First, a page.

Taipei Mayor Ko Wen-je’s (柯文哲) team this week released a video to commemorate the first anniversary of his inauguration that received 2 million views within 15 hours of its release, something that no other politician in the nation could probably equal at this point in time.
In the video, Ko said his performance might not have been and will not be perfect, and he needs to improve, but he also pointed out something undeniably substantial to today’s politics in Taiwan.
No doubt the video is a political marketing move, aiming at refreshing the public’s perception and imagination of a different, new and “white” (in contrast to green or blue) force that Ko claims to represent.
Titled Ko Wen-je, Reflections, the video shows Ko reflecting on some shortcomings that he says he needs to work on, which are, curiously, mostly personal characteristics.
Or maybe not so curious after all. Impertinent, short-tempered, disinclined to compliment and temperamentally blaming subordinates are among the traits Ko cites in the video, accompanied by video footage of negative news coverage.
By focusing on Ko’s sometimes awkward personal characteristics, the video implicitly reminds us, as perhaps every voter in the nation knows, that Ko reportedly has Asperger’s syndrome. The video also appears to be a sly bid to evoke compassion for something that Ko was born with, yet the truth is that Ko has clearly stirred up more controversies caused by his temper than the few highlighted in the video.
He said that he has always tried to “sidestep” women and the gender issue (the video uses the controversy over the charity EasyCard set featuring Japanese adult video star Yui Hatano) whenever he can because he tends to “put his foot in his mouth.”
It is laudable that Ko appears to at least know where he falls short. However, it is regrettable that he stops short of stating what he thinks about frequently “misspeaking” on sensitive subjects. Controversies raised by Taipei Department of Cultural Affairs Director Ni Chong-hua (倪重華) went unmentioned, as did the Taipei Dome debacle.
Ko’s superficial and obscurantist acceptance or even admiration of Chiang Kai-shek’s (蔣介石) authoritarian rule is equally upsetting. Just a day before the video was released, he said in response to New Power Party legislative candidate Freddy Lim’s (林昶佐) idea that the Taipei memorial to Chiang be removed that people need to “learn tolerance.”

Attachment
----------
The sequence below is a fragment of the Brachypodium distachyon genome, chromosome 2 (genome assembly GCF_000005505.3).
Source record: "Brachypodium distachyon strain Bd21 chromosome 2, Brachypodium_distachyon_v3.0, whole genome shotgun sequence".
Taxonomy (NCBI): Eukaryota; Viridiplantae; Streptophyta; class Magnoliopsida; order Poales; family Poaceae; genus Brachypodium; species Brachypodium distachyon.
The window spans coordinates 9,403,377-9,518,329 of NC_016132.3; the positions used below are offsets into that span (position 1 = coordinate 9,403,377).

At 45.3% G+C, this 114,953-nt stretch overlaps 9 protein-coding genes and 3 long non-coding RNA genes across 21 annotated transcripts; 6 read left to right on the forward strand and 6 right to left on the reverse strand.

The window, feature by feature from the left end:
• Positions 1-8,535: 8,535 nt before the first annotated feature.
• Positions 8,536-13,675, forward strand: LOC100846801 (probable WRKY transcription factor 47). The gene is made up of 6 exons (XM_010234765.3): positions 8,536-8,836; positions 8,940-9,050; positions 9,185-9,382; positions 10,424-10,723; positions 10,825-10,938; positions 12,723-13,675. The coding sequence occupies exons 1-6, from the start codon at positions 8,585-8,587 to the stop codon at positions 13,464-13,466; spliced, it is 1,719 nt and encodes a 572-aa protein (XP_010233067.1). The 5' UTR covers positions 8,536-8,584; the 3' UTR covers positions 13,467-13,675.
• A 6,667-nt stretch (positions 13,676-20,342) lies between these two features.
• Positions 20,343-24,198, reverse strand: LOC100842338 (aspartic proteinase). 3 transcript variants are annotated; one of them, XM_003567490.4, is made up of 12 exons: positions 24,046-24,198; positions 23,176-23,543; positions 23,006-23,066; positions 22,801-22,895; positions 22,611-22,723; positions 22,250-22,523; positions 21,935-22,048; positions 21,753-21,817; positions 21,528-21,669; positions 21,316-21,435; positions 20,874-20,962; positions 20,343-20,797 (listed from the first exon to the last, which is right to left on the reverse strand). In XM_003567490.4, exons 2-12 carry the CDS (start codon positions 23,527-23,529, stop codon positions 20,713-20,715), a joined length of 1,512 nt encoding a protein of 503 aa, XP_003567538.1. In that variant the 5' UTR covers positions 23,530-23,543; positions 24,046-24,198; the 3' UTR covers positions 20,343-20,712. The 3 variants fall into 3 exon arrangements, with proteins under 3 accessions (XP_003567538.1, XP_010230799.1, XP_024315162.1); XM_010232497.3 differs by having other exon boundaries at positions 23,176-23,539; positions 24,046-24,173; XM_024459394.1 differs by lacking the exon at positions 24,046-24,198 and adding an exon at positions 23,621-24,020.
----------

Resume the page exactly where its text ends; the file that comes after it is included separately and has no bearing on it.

Before the election campaign season began, Ko promised not to stump for candidates for the Jan. 16 presidential and legislative elections, but he has shown up at various candidates’ rallies or events. Pressed by journalists about that promise, he said: “[People] should not be so finicky about it.”
Some viewers have asked why Ko has not been more strongly criticized by the young online community for his broken promises, given the mockery unloaded on other politicians with similar failings.
The answer could be contained in another statement from Ko in the video: “Once the public’s trust is lost, the government cannot get anything done.”
One year after Ko’s inauguration, many people still believe that Ko can improve and achieve something different from those who have come before him or whose party has entrenched interests that cannot be untangled.
It is the same reason that the Chinese Nationalist Party (KMT) has so much trouble convincing the public that its cross-strait policies are really Taiwan-centered and complains that “rational” listeners no longer believe its hype.
Trust is difficult to build, but it can be easily shattered. Many who have seen Ko’s video — and the many more who have not — hope Ko really understands this lesson and that the next government will as well.
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